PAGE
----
Ikazuchi-class destroyer escort

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Class overview
Name: Ikazuchi class
Preceded by: JDS Akebono (DE-201)
Succeeded by: Isuzu-class destroyer escort
In commission: 1956–1977
Completed: 2
Retired: 2
General characteristics
Type: Destroyer escort
Displacement: 1,080 long tons (1,097 t) standard
Length: 87.5 m
Beam: 8.7 m
Draught: 3.01 m
Propulsion: 2 × diesel engines, 2 shafts
Speed: 25 knots
Complement: 160
Sensors and
processing systems:
OPS-2 air-search radar, OPS-3 surface-search radar, QHBa search sonar, QDA attack sonar

The Ikazuchi class destroyer escort (いかづち型護衛艦?, Ikazuchigata goeikan) was a destroyer escort (or frigate) class built for the Coastal Safety Force (later Japan Maritime Self-Defense Force, JMSDF) in the late 1950s.

In the FY1953, the Japanese government ordered three destroyer escorts, JDS Akebono (DE-201) and this class. These vessels were the first indigenous post-World War II Japanese destroyer escorts, but their propulsion systems were different because the JMSDF tried to find the best way in the propulsion systems of future surface combatants. Akebono was a steam-powered vessel, but this class was diesel-powered vessels.[1]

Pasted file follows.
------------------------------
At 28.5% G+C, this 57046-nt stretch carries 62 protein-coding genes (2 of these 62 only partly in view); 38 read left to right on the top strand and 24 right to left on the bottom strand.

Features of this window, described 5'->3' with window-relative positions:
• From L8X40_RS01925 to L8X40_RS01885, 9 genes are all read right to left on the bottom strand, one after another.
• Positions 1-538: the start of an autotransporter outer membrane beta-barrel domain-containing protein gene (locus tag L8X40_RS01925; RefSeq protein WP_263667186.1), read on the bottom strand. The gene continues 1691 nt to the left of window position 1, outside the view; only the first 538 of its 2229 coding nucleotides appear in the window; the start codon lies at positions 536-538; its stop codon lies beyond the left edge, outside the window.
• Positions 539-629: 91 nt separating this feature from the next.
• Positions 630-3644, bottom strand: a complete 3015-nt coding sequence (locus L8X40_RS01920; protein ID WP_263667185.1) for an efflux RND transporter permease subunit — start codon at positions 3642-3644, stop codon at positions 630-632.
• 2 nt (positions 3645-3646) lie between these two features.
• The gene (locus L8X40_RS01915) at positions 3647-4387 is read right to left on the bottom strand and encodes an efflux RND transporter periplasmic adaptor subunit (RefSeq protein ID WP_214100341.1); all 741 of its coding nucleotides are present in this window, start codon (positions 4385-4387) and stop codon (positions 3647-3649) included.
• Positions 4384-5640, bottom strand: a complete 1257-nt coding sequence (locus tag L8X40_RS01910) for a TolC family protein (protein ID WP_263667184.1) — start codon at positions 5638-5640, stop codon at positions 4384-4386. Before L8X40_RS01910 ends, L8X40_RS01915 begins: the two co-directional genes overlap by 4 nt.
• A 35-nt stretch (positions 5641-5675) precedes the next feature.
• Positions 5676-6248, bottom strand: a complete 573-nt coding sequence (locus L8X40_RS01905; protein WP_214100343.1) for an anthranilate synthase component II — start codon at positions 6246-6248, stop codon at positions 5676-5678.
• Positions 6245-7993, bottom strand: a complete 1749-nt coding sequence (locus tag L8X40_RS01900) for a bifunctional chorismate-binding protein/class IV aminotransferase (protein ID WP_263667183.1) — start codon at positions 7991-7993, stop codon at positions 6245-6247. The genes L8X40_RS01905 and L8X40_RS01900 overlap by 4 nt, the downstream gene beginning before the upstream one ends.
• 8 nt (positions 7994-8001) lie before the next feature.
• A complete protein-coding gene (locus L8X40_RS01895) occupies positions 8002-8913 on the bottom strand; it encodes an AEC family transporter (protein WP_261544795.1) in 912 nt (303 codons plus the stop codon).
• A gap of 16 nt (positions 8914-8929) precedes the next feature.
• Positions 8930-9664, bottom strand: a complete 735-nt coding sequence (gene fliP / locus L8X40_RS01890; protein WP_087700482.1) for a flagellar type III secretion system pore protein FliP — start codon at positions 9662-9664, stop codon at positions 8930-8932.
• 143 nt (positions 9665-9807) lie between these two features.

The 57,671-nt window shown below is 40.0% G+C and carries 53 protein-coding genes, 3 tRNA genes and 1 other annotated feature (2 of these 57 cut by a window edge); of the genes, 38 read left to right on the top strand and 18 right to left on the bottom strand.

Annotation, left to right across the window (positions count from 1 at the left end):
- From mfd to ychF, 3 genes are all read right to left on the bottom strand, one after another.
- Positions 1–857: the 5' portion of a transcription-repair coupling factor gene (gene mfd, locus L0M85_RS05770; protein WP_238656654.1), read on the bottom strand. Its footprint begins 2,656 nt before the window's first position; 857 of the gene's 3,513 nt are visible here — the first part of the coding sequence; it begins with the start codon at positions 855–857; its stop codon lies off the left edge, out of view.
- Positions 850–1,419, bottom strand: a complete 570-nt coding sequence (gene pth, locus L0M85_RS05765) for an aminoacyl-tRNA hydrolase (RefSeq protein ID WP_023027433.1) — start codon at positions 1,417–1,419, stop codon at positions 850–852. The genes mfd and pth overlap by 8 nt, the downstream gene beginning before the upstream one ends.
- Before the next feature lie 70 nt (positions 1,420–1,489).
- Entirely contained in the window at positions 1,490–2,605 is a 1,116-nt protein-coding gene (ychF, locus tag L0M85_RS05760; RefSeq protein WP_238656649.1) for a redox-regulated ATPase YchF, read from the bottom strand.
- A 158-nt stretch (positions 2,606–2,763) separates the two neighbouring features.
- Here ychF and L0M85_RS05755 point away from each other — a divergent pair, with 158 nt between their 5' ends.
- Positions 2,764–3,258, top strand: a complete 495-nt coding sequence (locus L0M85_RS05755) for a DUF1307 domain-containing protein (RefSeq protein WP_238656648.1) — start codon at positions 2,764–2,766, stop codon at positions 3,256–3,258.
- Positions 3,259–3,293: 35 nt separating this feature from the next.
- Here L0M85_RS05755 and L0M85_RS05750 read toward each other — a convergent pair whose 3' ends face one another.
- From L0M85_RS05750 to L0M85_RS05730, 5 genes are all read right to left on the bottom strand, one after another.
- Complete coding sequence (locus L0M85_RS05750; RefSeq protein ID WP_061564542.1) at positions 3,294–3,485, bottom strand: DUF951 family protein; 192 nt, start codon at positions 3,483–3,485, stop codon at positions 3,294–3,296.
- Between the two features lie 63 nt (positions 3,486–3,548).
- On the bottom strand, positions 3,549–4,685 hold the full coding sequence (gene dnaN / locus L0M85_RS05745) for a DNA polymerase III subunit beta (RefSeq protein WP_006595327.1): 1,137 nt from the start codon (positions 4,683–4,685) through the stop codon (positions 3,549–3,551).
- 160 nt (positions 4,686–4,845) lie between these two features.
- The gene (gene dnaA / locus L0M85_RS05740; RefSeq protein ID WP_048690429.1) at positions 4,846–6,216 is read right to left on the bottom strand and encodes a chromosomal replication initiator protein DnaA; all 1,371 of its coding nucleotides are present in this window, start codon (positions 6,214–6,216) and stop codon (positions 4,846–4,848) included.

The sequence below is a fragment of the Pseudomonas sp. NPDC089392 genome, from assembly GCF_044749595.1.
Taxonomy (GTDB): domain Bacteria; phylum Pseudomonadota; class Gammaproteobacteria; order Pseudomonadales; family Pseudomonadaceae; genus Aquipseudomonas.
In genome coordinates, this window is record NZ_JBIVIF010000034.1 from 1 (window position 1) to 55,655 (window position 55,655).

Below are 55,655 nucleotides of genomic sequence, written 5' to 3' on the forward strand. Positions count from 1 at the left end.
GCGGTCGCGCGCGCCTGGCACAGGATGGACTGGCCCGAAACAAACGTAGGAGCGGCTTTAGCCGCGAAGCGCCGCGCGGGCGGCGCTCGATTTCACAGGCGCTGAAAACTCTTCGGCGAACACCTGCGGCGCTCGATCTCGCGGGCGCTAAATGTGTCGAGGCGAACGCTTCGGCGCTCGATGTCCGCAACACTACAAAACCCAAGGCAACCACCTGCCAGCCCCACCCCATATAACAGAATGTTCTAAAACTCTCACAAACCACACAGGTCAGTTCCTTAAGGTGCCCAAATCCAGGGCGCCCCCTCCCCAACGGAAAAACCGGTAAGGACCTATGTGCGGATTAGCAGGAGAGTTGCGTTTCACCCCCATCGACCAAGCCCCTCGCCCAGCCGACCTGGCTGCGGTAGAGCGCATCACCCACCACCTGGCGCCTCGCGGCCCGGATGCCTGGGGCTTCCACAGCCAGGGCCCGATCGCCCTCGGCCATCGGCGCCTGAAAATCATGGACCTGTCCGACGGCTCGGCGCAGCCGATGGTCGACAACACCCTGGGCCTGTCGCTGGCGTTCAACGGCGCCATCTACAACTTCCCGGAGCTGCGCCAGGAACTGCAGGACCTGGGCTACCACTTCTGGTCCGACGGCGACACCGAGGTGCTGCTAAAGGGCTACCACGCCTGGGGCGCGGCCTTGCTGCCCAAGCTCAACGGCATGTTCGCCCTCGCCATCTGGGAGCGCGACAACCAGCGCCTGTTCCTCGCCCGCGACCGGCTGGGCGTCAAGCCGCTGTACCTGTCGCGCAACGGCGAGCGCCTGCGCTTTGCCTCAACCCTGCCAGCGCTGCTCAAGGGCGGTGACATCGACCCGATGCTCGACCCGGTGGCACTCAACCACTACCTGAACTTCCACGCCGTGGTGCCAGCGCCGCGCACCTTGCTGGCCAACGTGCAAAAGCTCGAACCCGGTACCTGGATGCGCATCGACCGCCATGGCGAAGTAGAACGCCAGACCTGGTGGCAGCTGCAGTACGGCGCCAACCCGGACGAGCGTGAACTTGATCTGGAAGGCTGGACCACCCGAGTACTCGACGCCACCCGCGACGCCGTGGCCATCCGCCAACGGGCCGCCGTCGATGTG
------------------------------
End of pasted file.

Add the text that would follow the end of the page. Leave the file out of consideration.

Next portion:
So equipment of this class were almost the same as those of the Akebono, with two American 3"/50 caliber Mark 21 guns (or Type 54, the Japanese version) with two Mark 22 single mounts controlled by Mark 51 director each, four Bofors 40 mm anti-aircraft guns with two dual mounts, a Hedgehog anti-submarine mortar and eight K-gun depth charge throwers.[2] And in 1959, all Mark 21 guns were replaced by Mark 22 rapid-fire guns with Mark 34 single mounts and Mark 63 GFCS was introduced in exchange of the reduction of Bofors 40 mm guns.[3]

This class had a twin-shaft machinery installation with two diesel engines (6,000ps each). This propulsion system was less powerful than the steam turbine machinery of the Akebono, but it was able to propel the ship at a top speed of 26 knots (48 km/h; 30 mph) still. The JMSDF appreciated the lower cost of maintenance of machinery of this class, so every Japanese destroyer escorts adopted diesel propulsion system until the period of gas turbine powered vessels.[1]


Pennant no. Name Laid down Launched Commissioned Decommissioned Stricken
DE 202 Ikazuchi 1954 September 6, 1955 1956 1976 1983
DE 203 Inazuma 1954 August 4, 1955 1956 1977 1983


  1. ^ a b Yasuo Abe (June 2011). "2. Propulsion system (Hardware of JMSDF destroyers)". Ships of the World (in Japanese). Kaijin-sha (742): 106–111. 
  2. ^ "3. Underwater weapons (Shipboard weapons of JMSDF 1952-2010)". Ships of the World (in Japanese). Kaijin-sha (721): 94–99. March 2010. 
  3. ^ "2. Guns (Shipboard weapons of JMSDF 1952-2010)". Ships of the World (in Japanese). Kaijin-sha (721): 88–93. March 2010.